About Morphing Layers

Morphing layers simplify the morphing animation. Complex shapes are often too difficult to control and may not work properly, by dividing the drawings into morphing layers, the task becomes much easier.

The major points used in controlling a morphing sequence are the intersections. If there are many lines intersecting within a drawing, the system will require more control—see About Hint Types

An important aspect of morphing is to identify possible problem zones in order to fix them and avoid potentially frustrating situations.

Simple details that look easy to morph can sometimes be more challenging than they may initially appear to be. For example, you may find that the nose becomes an issue when performing a head rotation. As explained earlier, the drawings need to be similar in their number of shapes. Generally, on a head rotation, the source nose is in the centre of the face, but on the destination, the nose line is part of the face outline. This means that on the source drawing, the nose and the face outline are two separate shapes, whereas they are combined into one shape on the destination drawing.

Morphing a full face as demonstrated on the figure below will cause the source nose to slowly vanish as the destination nose grows from the character's cheek.

Any shape that is contained inside another one and has to morph out of that shape will be problematic for the same reasons as the nose is. At some point during the morphing sequence, the shape contained inside the face will merge with the face outline, and then become a separate shape again.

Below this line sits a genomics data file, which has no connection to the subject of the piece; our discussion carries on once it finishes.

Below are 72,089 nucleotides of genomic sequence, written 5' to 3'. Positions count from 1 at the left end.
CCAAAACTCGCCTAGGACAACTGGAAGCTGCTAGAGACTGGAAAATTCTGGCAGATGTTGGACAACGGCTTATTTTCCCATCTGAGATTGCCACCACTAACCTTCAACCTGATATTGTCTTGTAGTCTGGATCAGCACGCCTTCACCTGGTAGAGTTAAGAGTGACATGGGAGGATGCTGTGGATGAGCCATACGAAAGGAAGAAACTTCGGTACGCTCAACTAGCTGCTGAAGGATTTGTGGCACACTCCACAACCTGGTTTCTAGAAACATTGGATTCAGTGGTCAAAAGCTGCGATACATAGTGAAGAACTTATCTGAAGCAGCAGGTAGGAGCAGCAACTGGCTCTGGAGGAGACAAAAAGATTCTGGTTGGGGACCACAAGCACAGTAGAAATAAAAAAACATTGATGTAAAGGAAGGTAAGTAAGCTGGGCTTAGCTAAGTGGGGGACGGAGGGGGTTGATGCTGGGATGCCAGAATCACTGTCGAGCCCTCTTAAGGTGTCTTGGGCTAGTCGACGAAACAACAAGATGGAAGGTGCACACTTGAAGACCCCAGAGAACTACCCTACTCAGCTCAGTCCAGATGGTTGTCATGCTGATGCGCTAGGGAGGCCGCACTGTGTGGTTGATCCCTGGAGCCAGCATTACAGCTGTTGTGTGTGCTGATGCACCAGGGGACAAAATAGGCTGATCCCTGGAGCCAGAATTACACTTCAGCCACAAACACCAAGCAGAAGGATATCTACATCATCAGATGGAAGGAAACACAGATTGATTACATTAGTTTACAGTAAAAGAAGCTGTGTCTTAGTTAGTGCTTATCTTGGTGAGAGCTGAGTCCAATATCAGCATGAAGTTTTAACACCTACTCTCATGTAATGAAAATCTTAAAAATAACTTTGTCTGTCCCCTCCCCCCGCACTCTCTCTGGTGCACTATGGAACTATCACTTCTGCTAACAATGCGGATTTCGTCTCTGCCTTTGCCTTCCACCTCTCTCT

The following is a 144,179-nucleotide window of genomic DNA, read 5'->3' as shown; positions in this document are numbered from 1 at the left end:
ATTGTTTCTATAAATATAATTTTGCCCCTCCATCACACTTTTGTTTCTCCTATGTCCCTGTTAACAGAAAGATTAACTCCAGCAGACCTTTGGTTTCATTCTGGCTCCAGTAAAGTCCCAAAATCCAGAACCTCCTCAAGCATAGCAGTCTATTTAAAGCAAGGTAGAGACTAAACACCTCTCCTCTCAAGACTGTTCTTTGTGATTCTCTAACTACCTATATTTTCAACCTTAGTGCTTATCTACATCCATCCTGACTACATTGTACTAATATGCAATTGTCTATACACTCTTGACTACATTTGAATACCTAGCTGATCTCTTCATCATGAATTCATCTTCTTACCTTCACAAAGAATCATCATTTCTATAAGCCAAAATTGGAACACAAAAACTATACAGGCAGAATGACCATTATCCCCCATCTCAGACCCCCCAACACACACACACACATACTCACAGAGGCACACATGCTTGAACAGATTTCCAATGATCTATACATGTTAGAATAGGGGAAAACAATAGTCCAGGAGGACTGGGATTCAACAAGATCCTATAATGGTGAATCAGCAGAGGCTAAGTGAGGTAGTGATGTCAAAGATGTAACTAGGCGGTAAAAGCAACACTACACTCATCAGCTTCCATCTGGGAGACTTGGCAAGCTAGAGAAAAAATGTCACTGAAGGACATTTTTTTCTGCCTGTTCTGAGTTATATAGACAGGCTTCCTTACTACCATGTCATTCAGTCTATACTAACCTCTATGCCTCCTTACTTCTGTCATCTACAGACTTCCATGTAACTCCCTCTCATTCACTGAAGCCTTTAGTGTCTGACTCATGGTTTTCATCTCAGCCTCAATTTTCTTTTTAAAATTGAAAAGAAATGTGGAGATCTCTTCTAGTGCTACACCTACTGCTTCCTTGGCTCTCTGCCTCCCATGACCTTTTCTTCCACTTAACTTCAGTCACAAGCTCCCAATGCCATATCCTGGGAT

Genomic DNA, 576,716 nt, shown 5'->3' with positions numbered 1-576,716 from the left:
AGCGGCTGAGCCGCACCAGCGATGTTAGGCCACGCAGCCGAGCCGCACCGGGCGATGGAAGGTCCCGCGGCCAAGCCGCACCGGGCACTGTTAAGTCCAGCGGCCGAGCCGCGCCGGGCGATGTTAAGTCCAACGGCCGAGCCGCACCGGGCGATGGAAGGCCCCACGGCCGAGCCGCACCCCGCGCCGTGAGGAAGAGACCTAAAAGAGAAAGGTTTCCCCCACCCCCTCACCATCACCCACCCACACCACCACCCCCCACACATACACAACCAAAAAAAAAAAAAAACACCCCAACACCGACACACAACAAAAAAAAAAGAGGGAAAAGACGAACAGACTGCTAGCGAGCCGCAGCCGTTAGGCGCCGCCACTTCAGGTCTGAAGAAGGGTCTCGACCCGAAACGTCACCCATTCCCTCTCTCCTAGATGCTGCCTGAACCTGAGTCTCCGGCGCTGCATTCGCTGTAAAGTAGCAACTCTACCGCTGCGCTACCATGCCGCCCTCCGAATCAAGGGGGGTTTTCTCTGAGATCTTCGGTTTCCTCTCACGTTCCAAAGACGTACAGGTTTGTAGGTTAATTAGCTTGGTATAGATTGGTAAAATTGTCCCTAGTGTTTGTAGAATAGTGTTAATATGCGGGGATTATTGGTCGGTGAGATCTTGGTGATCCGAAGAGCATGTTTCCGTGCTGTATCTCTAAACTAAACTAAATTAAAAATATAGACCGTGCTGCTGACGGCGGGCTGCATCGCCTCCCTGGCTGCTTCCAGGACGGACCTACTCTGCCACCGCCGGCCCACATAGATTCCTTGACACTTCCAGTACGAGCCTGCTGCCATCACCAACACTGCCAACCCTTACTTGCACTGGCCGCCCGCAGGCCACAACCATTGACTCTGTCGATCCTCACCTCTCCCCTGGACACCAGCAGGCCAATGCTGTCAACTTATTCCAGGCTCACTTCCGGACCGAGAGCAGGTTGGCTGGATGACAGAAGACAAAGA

Morphing layers are all contained in the same drawing layer. It is like having a mini Timeline within a Timeline layer, or a mini Xsheet within an Xsheet column.

Each morphing layer can have its own duration and velocity. Also, because you only have a single element to handle in your Timeline or Xsheet view, it will be treated as one element for the Compositing process, making the compositor's work easier.

You can separate all of your elements into different drawing elements and have many layers, but you would have to create a large number of morphing sequences and make sure that you modify all of their timings properly.

Both solutions are correct, but morphing layers makes it easier to handle and does not change the scene structure by adding more elements, which can be very important for Cut-out animation puppets. For example, if you morph a front head to a three-quarter head where the ear needs to be separate, you do not want to add a new ear layer at the same time and have to worry about connecting it inside the puppet's construction. Instead, simply create an ear morphing layer within the head layer.

Using relevant naming or numbering for your morphing layers

NOTE: Use a naming convention for each morphing layer such as ear_1, ear_2 or head_1, head_2. You can also use the numbers 1 to 9 for the first layer, 10 to 19 for the second one, 20 to 29 for the third one and so one. This technique is useful if you plan to do more than one morphing sequence in the same column. For example, front head to three-quarter head to side head. The three-quarter drawings will be used in both morphing sequences.